Politacal Forum?

Discussion in 'Photo.net Site Help' started by jay_philbrick, Sep 7, 2004.

  1. Why have the image and resulting comments in the top photos forum at
    http://www.photo.net/photo/2669333 not been removed
    or at least moderated. While I can see that the person who posted the
    image had her heart in the right place and was only trying to express
    her sorrow over a tragic recent event, I see several problems here.
    The image is not a photo and this forum is for posting photos. The
    comments are supposed to be about the photo. They are not (even if it
    was a photo) and many are very abusive and insulting to all manner of
    races and religions. This is not a political forum. It is a photo
    forum and such entries are simply in the wrong place here. I would
    hate to have to sort through numerous such entries when I come to this
    site to enjoy the art of others and to learn. It's not that I'm
    insensitve to what is happening in the world, I just don't want to see
    it here (too much). There are tons of political forums to browse and
    to engage in such things.
  2. It started with a nice thought, and it's a subject worthy of great attention, but honestly the whole thing should be deleted from photo.net at this point.
  3. It has gone far beyond political. It's become a full blown holy war. Rediculous.
  4. Damn, I missed this one...
  5. It was an image of a sign expressing feelings of sorrow to the mothers of slain children and families at the Russian school.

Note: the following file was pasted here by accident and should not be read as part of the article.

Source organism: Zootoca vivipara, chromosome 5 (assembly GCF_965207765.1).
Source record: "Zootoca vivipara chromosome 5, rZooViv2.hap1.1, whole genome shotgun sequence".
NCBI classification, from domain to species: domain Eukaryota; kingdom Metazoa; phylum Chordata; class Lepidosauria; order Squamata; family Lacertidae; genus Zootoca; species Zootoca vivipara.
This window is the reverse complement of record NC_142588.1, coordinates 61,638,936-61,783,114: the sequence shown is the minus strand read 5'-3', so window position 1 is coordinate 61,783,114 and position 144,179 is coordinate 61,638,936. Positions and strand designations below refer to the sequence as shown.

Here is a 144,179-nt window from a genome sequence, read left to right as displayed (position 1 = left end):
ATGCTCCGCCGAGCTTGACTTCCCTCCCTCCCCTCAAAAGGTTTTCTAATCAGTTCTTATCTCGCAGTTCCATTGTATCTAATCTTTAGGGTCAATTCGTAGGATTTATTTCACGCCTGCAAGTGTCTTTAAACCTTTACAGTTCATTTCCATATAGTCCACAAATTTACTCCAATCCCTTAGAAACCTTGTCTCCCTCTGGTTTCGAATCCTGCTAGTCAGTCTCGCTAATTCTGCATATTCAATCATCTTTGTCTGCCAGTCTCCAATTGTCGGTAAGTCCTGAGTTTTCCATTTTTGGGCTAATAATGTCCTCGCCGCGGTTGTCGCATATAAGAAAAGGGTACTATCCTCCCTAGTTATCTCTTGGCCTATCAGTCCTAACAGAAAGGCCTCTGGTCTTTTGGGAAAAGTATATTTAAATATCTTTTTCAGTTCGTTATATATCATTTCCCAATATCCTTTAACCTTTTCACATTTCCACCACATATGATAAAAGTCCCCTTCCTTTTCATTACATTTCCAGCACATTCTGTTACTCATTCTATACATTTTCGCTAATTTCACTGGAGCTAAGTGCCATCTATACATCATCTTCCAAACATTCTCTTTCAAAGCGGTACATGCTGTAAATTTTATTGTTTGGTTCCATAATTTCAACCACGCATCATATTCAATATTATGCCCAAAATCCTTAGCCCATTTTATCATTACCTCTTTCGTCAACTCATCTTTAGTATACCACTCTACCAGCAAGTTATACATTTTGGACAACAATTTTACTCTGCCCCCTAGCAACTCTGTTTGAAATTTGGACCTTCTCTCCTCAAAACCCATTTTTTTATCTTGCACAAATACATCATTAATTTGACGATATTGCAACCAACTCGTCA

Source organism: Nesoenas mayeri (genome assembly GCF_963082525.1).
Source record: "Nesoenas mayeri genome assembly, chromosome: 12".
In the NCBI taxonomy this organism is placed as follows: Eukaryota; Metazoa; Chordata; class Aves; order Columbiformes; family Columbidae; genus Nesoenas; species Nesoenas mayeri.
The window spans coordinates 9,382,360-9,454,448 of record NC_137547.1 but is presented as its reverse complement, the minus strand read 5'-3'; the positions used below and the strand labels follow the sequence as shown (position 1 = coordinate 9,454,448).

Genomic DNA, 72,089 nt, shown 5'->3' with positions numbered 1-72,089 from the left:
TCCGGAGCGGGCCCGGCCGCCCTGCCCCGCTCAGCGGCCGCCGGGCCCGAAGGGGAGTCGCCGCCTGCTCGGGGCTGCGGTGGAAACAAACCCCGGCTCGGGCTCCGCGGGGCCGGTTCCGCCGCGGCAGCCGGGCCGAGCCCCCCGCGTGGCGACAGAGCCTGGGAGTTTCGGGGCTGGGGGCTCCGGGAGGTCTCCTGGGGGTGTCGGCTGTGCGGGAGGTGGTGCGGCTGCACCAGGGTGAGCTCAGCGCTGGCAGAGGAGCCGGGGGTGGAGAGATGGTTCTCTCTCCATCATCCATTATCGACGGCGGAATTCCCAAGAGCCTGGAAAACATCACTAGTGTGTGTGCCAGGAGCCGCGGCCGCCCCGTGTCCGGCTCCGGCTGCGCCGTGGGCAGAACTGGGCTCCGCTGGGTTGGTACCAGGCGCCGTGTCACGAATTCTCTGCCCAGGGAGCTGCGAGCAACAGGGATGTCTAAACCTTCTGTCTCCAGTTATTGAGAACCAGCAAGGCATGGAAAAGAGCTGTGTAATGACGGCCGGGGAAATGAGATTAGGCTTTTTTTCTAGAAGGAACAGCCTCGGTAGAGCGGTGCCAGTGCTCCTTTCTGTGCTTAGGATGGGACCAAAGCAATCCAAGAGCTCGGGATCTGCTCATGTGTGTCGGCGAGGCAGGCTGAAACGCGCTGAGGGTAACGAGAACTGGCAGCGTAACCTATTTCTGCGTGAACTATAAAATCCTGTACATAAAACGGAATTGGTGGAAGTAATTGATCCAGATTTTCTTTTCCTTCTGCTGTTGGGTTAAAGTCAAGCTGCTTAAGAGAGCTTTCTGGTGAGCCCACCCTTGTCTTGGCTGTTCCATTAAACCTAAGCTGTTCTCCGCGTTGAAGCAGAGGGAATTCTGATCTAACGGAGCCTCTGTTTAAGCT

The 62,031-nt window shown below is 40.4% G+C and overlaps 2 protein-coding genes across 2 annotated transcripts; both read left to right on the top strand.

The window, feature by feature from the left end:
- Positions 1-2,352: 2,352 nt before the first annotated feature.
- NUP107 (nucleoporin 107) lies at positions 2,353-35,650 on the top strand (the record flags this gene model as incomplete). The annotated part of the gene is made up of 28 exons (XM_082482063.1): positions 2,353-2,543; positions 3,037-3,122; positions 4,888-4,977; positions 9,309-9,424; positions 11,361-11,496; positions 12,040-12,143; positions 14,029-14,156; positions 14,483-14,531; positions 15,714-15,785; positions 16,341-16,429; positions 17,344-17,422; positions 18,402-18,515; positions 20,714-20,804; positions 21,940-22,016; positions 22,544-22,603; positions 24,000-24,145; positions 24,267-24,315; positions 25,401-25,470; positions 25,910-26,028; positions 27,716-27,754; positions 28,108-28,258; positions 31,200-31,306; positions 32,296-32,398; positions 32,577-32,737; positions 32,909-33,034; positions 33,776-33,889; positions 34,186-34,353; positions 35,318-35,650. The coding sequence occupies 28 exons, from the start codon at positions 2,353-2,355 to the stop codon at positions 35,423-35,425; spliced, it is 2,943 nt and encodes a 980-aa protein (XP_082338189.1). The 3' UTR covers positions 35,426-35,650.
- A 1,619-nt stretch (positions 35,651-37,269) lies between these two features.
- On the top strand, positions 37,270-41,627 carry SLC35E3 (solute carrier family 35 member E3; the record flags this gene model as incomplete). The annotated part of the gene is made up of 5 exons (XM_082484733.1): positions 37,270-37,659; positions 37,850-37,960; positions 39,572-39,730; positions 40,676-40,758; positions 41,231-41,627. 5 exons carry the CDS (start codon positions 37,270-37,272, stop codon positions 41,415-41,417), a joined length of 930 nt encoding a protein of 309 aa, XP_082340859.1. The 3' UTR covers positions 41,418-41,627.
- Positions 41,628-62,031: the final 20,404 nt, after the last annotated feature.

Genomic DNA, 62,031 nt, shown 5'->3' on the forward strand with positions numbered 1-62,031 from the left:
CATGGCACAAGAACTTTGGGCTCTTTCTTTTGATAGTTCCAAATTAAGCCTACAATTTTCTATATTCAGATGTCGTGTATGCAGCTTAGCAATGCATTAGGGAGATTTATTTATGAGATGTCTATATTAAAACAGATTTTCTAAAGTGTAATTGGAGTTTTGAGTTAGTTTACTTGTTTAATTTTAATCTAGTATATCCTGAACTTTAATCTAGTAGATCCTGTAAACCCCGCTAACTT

The responses ranged from the opinion that the problem is Islam itself who the poster felt teaches at the fundamental level that killing those who believe in other religions is justified and necessary, to a Chechnian who explained that the motivation of the terrorists was that thousands of Chechnian women and children have been brutalized, raped and murdered by Russian soldiers, to blaming Bush, Blair and Western Civilization itself for the rise of world-wide terrorism, to a poster who felt that fathers were left out of the attempt at condolences, to many other opinions and positions.
    It became very ugly.
  6. I've encouraged the staff at photo.net for years to nuke images that are posted with the clear intent to portray a political/religious message. While photographs often contain controversial subject matter, the photographer is obliged to keep the subject within the realm of artistic context. If they can do that, then they deserve a badge of immunity. The ability to discern the difference is part of the learning process in general for all of us, so there.

    If photographers can't be *evolved* enough to elevate artistic expression beyond petty political and religious debates, then please go elsewhere. This is not a political discussion forum, and we have enough problems keeping coherent with photographic related issues.